Metal buildings have come a long way since their major adoption in the mid-20th century. Lean manufacturing, building science innovations, and increasingly stringent energy codes have propelled our industry toward new heights (literally and figuratively). While this has led to incredible energy and cost efficiencies, it also means a change in the way buildings are insulated; gone are the days of installing 6” R-19 roof insulation and 4” R-13 wall insulation on all projects. New materials, systems, and methods of installation have emerged over the last 15 years, many of which are here to stay. So, what should you know for ensuring a successful insulation install in 2020 and beyond? Let’s break it down.
Know the Energy Code Requirements that Affect Your Projects
The first step in determining the insulation needs of a project includes knowing and fully understanding all applicable code requirements. Energy codes have cycled into more stringent roof and wall requirements, and with the evolution of energy code requirements, comes the evolution of insulation systems. IECC and ASHRAE 90.1 both set minimum standards of energy efficiency. Many states have adopted a version of IECC or ASHRAE 90.1. IECC 2012, 2015, and 2018 are the most adopted versions and all require in-place performance levels that require U-Values that use Liner System/Filled Cavity roof and wall insulation systems. Remember that U-Values are thermal performance ratings for an assembly, and R-Values are thermal performance ratings of a product. Many climate zones require a U-Value of 0.035 for roof insulation. The walls vary from U-0.050 and 0.052. As a contractor, you will need to choose the system that best works for the project and meet the in-place performance values by climate zone.
Understand the Different Insulation System Options Available
There are a variety of different insulation systems that meet all the various envelope requirements throughout the country, including fiberglass systems, board insulation and insulated metal panels.
Fiberglass systems most often used to meet code include Banded Liner Systems and Long Tab Banded Systems. Both systems provide High-R insulation to meet the latest codes, and both include two layers of fiberglass and banding. However, there are several key differences between the two, including the vapor barrier used, aesthetic appearance, installation method, and achievable U-values. Additionally, Banded Liner Systems can be used for both the roof and walls, but Long Tab Banded systems are typically roof only.
Continuous insulation systems most often consist of a rigid polyisocyanurate or polyethelene foam core. There are various continuous insulation systems available to meet code, and building manufacturers have components for this application. Contractors also must understand board insulation applications do require specific fire testing to be used in exposed applications. Many off-the-shelf type of board insulations do not meet the requirement. Additionally, insulated metal panels have gained market share in recent years, with a specific focus on wall applications.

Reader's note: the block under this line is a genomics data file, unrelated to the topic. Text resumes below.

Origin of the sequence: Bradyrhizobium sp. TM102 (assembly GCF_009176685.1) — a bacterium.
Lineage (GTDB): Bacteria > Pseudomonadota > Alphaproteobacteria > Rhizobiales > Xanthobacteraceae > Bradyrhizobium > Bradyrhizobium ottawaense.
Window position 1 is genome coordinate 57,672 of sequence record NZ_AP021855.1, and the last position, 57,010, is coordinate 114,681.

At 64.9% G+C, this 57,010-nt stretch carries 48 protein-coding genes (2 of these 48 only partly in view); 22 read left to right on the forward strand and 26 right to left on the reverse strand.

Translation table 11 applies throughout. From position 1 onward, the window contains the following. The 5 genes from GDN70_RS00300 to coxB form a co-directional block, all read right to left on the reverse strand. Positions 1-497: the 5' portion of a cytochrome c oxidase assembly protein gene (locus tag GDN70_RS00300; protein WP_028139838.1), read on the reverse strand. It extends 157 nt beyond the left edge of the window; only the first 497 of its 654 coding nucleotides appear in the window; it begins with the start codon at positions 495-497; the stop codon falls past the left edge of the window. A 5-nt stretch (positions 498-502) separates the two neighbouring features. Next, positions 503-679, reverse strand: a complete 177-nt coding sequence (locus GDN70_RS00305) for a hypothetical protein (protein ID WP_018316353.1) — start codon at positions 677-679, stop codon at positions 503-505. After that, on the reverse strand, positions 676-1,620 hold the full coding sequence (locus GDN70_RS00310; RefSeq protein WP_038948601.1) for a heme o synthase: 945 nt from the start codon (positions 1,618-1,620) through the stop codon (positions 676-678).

Order the Metal Building with the Insulation System in Mind
The most important part of a new metal building in 2020 is ordering the building to accommodate the insulation system being used. Each contractor will determine what insulation application will work best for their company, but the building must be ordered to accommodate the choice. Examples of this include flange brace options for Liner Systems, top and bottom angle options for Long Tab Banded Systems and bearing plates for board applications. All of these choices are very important to the overall performance and aesthetics of the thermal envelope. Contractors have had to change many things about how they propose each project. The old days are not coming back, and being able to adapt and build energy efficient buildings is the final goal.
Bill Beals, District Manager of Therm-All, is a 32-year veteran of the metal building industry and a contributing member of several committees, including the Metal Building Manufacturers Association (MBMA) Energy Committee and NIA’s Metal Building Insulation Laminators Committee (chairperson). Bill also belongs to the American Society of Heating, Refrigeration, and Air Conditioning Engineers (ASHRAE) and International Code Council (ICC), and is often invited to share his extensive energy code knowledge through presentations at industry conferences. Bill has contributed to many articles and reference guides, and authors a bi-monthly commercial energy codes blog called “The Code Man”.